But essentially, I think it's the step beyond gratitude. I still remember the time and place during my freshman year of college when I realized what a terrific family I was part of. Perhaps that was the time when I'd heard a critical mass of stories of other families whose members didn't treat each other with the love and support that mine did, and does. But it was a pivotal moment for me -- I identify it as a significant event in my becoming an adult.

At that moment, I realized that I couldn't just feel lucky or even just be grateful for this good fortune of mine. Now that I was conscious of it, I had to pull my weight to make it continue to be true. I had to do my part to promote loving, healthy family dynamics... for the rest of my life.

It doesn't stop at the borders of family, either. I have to pull my weight in my friendships, in my professional relationships and opportunities, in my community of neighbors and strangers.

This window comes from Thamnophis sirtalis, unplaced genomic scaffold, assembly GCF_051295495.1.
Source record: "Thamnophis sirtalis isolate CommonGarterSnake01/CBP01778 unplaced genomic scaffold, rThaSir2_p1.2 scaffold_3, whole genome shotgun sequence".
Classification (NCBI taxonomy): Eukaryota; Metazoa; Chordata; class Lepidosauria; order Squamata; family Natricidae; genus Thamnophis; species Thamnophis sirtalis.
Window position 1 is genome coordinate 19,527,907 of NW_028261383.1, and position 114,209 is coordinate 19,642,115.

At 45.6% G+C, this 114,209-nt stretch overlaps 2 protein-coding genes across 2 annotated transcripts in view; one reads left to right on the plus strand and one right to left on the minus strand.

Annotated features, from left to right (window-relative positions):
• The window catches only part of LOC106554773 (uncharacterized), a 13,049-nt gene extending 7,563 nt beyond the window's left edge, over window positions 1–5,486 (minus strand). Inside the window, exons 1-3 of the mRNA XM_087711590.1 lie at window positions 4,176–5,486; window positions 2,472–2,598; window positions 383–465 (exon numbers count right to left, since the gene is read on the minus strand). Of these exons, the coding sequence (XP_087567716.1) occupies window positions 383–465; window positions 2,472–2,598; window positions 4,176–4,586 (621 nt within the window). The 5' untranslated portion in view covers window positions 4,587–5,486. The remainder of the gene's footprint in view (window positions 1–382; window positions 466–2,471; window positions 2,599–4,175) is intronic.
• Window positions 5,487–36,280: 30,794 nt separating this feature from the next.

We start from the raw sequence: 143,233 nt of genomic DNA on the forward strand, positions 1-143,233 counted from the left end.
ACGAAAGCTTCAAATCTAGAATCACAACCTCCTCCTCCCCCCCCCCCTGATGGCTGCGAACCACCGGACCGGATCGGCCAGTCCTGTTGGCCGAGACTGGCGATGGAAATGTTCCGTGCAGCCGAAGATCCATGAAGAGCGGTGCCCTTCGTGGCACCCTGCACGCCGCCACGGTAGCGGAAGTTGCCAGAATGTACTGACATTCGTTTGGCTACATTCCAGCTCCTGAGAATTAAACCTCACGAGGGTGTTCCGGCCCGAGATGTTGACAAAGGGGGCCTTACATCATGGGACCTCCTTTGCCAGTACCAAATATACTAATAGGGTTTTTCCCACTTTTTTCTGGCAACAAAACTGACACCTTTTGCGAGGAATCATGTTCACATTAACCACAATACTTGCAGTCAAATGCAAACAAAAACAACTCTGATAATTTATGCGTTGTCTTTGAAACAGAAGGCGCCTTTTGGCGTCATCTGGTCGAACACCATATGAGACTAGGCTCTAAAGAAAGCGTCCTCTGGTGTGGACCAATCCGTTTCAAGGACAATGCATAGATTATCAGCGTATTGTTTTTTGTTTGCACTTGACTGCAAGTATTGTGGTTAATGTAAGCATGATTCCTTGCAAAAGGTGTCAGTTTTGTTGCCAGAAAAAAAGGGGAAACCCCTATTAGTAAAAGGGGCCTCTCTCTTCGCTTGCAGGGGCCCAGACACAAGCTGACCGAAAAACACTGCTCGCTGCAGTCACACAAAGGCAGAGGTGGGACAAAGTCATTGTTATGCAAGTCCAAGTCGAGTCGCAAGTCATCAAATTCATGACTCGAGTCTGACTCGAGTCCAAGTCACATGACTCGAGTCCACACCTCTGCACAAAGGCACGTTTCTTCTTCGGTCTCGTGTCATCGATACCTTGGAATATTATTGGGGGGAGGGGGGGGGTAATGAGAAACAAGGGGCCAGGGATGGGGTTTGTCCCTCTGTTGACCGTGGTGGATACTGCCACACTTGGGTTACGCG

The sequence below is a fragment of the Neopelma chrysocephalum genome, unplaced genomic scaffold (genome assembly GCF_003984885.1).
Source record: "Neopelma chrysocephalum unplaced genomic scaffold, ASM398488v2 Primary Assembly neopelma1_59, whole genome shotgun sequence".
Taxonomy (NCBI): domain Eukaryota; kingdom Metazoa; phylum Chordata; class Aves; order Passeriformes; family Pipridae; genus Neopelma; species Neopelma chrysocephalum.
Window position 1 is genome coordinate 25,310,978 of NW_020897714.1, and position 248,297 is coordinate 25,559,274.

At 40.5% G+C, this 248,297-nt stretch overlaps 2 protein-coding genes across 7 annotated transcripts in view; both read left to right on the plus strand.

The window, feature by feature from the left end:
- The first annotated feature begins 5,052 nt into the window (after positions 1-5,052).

Don't just be grateful. Take action. Pull your weight.

so many thumbs, so little time...

Your thumb...

... or mine?

Monday, February 26, 2007

Principle: Show Up.

Nothing demonstrates commitment and support like actual attendance. Appearance. Being There.

When something important is going on in the family... show up. Example: flying to DC this weekend for Drew's christening.

When something big is going on for a friend... show up. Failed example: not going to friend W.'s wedding to his beloved B., because financial and emotional energy were both too drained at that moment.

When something politically or artistically large is going on... show up.

When work is hard... show up.

When you are tired or money is tight... show up anyway.

And there's a corollary here: Keep Showing Up. Example: after a couple of years of writing recommendations for a playwright friend of mine, I saw that writer enter a prestigious graduate playwriting program this past fall. Now I need to Keep Showing Up by emailing that writer every now and again, just to check on how things are going. My support shouldn't stop just because the writer has gotten into the program; in fact, after my own bloodbath in graduate school, I know that extra demonstrations of caring and support may help that writer finish that program!